To examine the expression of the stromal cell-derived factor 1 (SDF-1)/CXCR4 receptor ligand system in pancreatic cancer cells and endothelial cells, we performed immunohistochemical analysis for 52 pancreatic cancer tissue samples with anti-CXCR4 antibody and reverse transcription-PCR analysis for CXCR4 and SDF-1 in five pancreatic cancer cell lines (AsPC-1, BxPC-3, CFPAC-1, HPAC, and PANC-1), an endothelial cell line (HUVEC), and eight pancreatic cancer tissues. We then performed cell migration assay on AsPC-1 cells, HUVECs, and CFPAC-1 cells in the presence of SDF-1 or MRC-9 fibroblast cells. Immunoreactive CXCR4 was found mainly in pancreatic cancer cells and endothelial cells of relatively large vessels around a tumorous lesion. The immunopositive ratio in the pancreatic cancer was 71.2%. There was no statistically significant correlation with clinicopathological features. SDF-1 mRNA expressions were detected in all pancreatic cancer tissues but not in pancreatic cancer cell lines and HUVECs; meanwhile, CXCR4 mRNA was detected in all pancreatic cancer tissues, cancer cell lines, and HUVECs. The results indicate that the paracrine mechanism is involved in the SDF-1/CXCR4 receptor ligand system in pancreatic cancer. In vitro studies demonstrated that SDF-1 significantly increased the migration ability of AsPC-1 and HUVECs, and these effects were inhibited by CXCR4 antagonist T22, and that the coculture system with MRC-9 also increased the migration ability of CFPAC-1 cells, and this effect was significantly inhibited by T22. Our results suggested that the SDF-1/CXCR4 receptor ligand system may have a possible role in the pancreatic cancer progression through tumor cell migration and angiogenesis.  (+info)

(4/1051) Multiple primaries in pancreatic cancer patients: indicator of a genetic predisposition?

BACKGROUND: The genetic basis of several familial cancers including breast and colon cancers has been identified recently. The occurrence of multiple cancers in one individual is also suggestive of a genetic predisposition. To evaluate inherited predisposition in pancreatic cancer we compared the clinical data of pancreatic cancer patients with and without multiple primaries as well as the frequency of malignancies among their relatives. METHODS: Detailed data on 69 pancreatic cancer patients included survival time and TNM-classification. Index case data were separated into two groups. The first group (group 1) developed only pancreatic cancer during their lifetime, whereas the second group (group 2) developed additional primary tumours. A systematic family history was taken from 59 of these pancreatic cancer patients using a standardized questionnaire. The pancreatic cancers and the multiple primaries of the 59 patients were histologically proven. RESULTS: Of the 69 pancreatic cancer patients, 13 (18.8%) had multiple primaries. Neither the clinical data nor the survival data of the index cases revealed differences between the two groups (all nominal P-values >0.05). In the family history study blood relatives developed a malignancy in 51% (24 of 47) of the families in group 1 compared to 75% (9 of 12) in group 2. The risk of relatives in group 2 of developing a malignant tumour was significantly higher (P = 0.034) than in group 1 after adjustments for family size and age of disease onset of the index case. The cancer spectrum of the 59 families mainly included tumours of the digestive tract and the reproductive organs. CONCLUSIONS: A multiple primary cancer history is a common condition among pancreatic cancer patients. Relatives of these patients seem to have an increased risk for the development of distinct malignant solid tumours, which might be caused by an inherited predisposition. Clinical and genetic investigation of pancreatic cancer patients with multiple primaries and their families might lead to the identification of predisposing gene defects providing a new goal for the understanding of a shared genetic basis of different solid tumours.  (+info)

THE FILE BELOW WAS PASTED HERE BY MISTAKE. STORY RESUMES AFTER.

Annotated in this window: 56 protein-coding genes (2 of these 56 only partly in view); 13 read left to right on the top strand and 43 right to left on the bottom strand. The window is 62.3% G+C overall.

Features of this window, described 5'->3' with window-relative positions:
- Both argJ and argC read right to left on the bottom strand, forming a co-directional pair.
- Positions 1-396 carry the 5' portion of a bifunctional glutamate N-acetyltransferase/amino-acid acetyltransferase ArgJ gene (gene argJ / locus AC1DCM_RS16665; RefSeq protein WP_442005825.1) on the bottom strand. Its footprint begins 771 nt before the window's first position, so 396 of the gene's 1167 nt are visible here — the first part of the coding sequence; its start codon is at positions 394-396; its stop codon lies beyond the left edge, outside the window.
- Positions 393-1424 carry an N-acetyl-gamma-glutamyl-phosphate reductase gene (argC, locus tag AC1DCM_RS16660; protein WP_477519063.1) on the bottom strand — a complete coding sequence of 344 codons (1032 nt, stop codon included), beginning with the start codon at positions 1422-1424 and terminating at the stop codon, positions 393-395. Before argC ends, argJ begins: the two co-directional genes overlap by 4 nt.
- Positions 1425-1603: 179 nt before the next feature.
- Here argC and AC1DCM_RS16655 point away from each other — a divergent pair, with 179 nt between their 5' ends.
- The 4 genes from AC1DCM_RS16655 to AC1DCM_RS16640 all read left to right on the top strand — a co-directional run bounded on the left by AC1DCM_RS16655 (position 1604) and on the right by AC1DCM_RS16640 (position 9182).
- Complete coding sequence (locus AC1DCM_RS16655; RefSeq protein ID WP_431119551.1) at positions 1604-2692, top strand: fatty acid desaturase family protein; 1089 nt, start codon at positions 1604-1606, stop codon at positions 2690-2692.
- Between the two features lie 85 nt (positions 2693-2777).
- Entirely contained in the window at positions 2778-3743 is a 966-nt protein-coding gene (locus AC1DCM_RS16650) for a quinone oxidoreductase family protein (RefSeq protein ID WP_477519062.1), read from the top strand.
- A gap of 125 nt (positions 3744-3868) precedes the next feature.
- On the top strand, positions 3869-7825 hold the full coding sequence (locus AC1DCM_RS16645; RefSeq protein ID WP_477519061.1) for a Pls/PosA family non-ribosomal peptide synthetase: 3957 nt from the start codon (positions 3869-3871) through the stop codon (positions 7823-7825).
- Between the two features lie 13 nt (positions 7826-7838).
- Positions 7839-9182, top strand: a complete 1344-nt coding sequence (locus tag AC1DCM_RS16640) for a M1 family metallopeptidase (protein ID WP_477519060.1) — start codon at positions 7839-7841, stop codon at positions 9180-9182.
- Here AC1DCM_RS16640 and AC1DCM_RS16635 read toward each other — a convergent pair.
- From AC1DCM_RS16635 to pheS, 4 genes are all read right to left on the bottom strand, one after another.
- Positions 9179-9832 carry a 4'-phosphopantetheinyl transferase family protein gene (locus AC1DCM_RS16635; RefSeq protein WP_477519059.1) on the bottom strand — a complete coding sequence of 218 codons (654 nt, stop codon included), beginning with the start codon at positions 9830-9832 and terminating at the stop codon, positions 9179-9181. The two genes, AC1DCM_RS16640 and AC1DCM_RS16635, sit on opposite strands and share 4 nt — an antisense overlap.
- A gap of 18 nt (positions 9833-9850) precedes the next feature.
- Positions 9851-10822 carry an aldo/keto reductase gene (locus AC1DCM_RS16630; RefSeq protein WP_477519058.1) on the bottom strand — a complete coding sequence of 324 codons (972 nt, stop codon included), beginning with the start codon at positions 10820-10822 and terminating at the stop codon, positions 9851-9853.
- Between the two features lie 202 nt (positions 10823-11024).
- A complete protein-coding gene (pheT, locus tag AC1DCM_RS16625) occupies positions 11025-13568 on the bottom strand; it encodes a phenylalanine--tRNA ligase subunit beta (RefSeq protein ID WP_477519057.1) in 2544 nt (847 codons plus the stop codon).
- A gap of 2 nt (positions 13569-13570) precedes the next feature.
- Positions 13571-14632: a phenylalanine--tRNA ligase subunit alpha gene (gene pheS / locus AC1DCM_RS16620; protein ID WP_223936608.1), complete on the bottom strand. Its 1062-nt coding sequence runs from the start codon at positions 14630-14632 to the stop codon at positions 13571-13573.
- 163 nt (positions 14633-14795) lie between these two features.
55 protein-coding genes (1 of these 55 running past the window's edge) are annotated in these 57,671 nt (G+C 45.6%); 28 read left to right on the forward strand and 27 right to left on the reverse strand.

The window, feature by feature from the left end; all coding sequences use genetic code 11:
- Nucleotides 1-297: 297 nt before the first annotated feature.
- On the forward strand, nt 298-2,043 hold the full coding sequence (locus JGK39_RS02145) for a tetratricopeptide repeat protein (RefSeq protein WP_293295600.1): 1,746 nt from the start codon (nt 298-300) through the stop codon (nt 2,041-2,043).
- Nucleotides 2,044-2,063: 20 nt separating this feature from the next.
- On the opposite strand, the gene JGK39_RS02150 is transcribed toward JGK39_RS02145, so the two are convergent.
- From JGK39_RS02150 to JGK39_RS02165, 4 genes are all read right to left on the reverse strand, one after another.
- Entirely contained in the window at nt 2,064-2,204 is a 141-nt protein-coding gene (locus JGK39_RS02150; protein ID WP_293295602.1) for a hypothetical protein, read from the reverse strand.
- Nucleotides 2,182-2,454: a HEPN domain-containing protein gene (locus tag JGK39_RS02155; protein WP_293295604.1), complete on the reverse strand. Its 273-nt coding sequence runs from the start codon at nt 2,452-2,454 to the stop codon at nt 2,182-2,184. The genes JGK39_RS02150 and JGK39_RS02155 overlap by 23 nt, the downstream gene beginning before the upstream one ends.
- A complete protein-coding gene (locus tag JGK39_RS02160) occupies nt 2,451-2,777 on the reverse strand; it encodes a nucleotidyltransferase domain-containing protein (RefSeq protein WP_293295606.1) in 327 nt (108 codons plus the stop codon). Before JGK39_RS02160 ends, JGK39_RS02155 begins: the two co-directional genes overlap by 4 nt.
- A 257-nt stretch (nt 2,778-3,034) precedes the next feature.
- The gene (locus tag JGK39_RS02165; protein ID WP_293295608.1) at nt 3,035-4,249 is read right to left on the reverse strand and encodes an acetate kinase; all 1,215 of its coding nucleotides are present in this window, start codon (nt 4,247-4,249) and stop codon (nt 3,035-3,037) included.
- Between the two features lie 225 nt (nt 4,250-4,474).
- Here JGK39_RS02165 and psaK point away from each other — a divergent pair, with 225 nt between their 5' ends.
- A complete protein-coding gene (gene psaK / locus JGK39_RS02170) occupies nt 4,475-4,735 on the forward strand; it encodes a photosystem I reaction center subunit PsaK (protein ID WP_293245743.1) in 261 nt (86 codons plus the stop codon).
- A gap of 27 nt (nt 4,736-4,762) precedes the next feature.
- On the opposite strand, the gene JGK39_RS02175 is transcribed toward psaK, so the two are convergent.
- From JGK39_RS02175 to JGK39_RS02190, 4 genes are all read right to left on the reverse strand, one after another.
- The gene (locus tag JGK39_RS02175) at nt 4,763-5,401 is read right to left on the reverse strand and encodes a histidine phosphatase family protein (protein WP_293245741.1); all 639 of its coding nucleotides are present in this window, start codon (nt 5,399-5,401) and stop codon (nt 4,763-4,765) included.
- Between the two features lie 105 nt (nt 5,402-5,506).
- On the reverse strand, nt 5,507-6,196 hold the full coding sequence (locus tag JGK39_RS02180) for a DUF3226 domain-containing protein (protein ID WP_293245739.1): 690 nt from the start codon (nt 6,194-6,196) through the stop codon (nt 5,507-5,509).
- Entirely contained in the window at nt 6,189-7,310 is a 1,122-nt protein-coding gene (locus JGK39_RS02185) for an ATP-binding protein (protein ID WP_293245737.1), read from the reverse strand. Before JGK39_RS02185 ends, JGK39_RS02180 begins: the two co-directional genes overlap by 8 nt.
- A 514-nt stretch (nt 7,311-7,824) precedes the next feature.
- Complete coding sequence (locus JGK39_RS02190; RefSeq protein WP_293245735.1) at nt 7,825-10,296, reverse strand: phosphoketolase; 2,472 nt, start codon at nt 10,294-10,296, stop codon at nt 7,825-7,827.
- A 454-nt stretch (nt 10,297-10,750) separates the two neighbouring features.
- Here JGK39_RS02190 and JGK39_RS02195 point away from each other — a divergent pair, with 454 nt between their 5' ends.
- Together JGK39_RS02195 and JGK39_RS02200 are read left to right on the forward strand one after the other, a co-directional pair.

(5/1051) PGP9.5 as a prognostic factor in pancreatic cancer.